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From Health Law Daily, November 27, 2018

CMS to lower prescription costs by giving flexibility to Parts C and D

By David Yucht, J.D.

CMS proposed polices for 2020 to "strengthen and modernize" the Medicare Part C and D programs. The proposal would give Medicare Advantage and Part D plans greater ability to negotiate lower drug prices. CMS is also considering a policy to require pharmacy rebates to be passed on to seniors. In announcing this proposed rule, HHS Secretary Alex Azar commented that the Trump administration was seeking to "bring tougher negotiation to Medicare and bring down drug costs for patients, without restricting patient access or choice."

Changes to protected drug classes. CMS has issued proposed rule changes to give Medicare Advantage and Part D plans greater ability to negotiate lower drug prices. Current Part D policy requires sponsors to include on their formularies all drugs in six categories or classes including antidepressants, antipsychotics, anticonvulsants, immunosuppressants for treatment of transplant rejection, antiretrovirals; and antineoplastics. If enacted the proposed regulations will give Part D plans more flexibility to negotiate discounts for drugs in these protected therapeutic classes including allowing broader use of prior authorization and step therapy for protected class drugs, allowing plans to exclude a protected class drug from the formulary if the drug is a new formulation that does not provide a unique route of administration; and allowing plans to exclude a protected class drug from the formulary if the drug had a price increase beyond a certain threshold. The estimated savings to the Medicare Trust Fund from this proposal is $141-$180.5 million in 2020-2024, increasing to $195-$240 million in 2025-2029.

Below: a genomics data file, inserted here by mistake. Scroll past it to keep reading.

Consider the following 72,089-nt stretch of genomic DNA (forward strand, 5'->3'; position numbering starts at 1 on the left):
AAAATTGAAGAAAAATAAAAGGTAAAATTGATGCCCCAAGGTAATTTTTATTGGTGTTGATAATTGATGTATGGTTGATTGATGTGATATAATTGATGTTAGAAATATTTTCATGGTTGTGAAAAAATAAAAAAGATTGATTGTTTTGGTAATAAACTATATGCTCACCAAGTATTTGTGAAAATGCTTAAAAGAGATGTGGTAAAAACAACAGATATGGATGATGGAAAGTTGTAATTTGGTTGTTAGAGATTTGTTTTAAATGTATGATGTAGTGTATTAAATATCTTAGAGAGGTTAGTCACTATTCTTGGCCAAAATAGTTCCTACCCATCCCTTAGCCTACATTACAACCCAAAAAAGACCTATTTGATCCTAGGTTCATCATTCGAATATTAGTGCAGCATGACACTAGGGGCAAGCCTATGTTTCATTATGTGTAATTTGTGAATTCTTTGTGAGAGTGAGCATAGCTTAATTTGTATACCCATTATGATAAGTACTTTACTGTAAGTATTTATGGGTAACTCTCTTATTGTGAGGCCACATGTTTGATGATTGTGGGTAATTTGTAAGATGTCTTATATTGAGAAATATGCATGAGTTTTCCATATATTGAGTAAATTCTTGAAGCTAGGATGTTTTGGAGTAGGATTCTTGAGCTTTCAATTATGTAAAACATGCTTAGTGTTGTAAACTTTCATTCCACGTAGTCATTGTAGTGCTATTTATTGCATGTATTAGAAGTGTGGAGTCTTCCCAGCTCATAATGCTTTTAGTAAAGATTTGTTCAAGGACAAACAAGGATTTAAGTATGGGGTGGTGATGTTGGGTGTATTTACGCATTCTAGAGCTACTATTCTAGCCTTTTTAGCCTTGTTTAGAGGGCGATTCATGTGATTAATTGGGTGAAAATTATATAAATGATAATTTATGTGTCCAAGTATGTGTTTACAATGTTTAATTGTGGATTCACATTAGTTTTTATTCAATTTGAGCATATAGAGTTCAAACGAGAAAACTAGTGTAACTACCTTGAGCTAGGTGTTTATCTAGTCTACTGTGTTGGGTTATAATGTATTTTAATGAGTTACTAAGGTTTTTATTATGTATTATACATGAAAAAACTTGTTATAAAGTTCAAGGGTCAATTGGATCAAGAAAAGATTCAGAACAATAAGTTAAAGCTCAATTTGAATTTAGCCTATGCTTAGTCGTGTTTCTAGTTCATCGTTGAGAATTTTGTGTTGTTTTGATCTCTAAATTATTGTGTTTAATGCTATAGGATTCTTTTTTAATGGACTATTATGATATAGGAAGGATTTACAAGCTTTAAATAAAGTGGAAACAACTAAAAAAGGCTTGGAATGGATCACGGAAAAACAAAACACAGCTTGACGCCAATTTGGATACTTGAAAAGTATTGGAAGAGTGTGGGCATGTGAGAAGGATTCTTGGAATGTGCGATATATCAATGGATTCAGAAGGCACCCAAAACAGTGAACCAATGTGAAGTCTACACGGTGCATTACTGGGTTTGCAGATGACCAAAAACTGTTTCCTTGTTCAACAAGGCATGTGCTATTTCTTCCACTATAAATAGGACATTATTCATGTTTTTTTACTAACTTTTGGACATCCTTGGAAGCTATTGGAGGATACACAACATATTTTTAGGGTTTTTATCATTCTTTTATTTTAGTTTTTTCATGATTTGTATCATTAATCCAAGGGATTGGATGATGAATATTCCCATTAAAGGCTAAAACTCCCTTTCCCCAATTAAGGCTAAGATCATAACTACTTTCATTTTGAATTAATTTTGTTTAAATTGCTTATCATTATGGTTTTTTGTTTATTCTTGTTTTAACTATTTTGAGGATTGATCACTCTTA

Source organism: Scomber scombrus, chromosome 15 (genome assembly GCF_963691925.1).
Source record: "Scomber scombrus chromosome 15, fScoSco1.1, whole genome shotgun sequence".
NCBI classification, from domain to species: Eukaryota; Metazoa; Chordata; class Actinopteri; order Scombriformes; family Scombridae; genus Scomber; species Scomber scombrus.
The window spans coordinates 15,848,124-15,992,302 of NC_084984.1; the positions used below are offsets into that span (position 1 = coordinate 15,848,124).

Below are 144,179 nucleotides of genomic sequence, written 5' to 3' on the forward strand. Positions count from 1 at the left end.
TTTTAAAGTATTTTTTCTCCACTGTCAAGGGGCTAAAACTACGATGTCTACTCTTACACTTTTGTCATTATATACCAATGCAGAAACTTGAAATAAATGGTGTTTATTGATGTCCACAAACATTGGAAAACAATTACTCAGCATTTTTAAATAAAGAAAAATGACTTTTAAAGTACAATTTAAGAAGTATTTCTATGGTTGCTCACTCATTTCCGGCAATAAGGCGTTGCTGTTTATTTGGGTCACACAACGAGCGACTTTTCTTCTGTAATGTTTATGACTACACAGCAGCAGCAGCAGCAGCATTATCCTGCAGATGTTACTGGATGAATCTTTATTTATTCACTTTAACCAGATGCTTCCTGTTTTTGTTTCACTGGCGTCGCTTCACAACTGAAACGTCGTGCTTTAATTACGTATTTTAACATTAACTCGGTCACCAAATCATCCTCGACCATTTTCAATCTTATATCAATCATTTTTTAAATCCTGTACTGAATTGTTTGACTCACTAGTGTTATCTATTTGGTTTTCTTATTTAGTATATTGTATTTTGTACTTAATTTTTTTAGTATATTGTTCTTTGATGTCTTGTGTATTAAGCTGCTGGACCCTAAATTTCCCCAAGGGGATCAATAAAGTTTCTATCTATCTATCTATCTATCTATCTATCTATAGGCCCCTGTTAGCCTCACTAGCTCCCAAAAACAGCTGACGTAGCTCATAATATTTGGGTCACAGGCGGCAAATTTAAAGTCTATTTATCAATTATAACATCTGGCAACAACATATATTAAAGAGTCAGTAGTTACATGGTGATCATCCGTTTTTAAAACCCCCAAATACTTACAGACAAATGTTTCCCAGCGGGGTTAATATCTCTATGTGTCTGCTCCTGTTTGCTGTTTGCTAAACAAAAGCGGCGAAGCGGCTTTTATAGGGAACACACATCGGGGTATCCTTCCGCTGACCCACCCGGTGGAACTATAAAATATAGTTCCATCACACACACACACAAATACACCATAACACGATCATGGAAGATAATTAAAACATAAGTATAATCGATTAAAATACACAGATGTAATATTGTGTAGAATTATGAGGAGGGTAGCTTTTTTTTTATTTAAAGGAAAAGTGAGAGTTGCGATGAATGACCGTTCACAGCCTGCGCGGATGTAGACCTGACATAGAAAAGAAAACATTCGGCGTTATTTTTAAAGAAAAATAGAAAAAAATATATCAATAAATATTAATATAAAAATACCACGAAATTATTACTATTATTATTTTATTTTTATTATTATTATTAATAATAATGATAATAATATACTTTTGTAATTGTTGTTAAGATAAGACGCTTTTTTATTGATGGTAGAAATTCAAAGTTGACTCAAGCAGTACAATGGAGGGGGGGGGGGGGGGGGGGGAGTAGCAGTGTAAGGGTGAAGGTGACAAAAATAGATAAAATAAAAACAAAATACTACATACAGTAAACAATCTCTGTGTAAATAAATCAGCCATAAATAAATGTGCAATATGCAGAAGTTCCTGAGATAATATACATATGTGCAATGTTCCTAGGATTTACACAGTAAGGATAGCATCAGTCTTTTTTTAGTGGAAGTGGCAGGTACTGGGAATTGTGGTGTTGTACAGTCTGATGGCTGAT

Other proposed changes. Other proposed rule changes would require Part D plans to provide a patient’s out-of-pocket cost obligations for a prescription drug at the time a prescription is written; permit step therapy, where a patient may be required by their insurer to try a less expensive drug before moving on to a more expensive drug, in Medicare Advantage for Part B drugs, encouraging access to high-value products including biosimilars; and implement a law, recently signed by the President, that prohibits Part D. pharmacy gag clauses that prevent pharmacists from telling patients that paying with cash may be less expensive than using their insurance benefits. Going forward, CMS is also considering, a policy that would ensure that enrollees pay the lowest cost for their prescription drugs, after considering back-end payments from pharmacies to plans.

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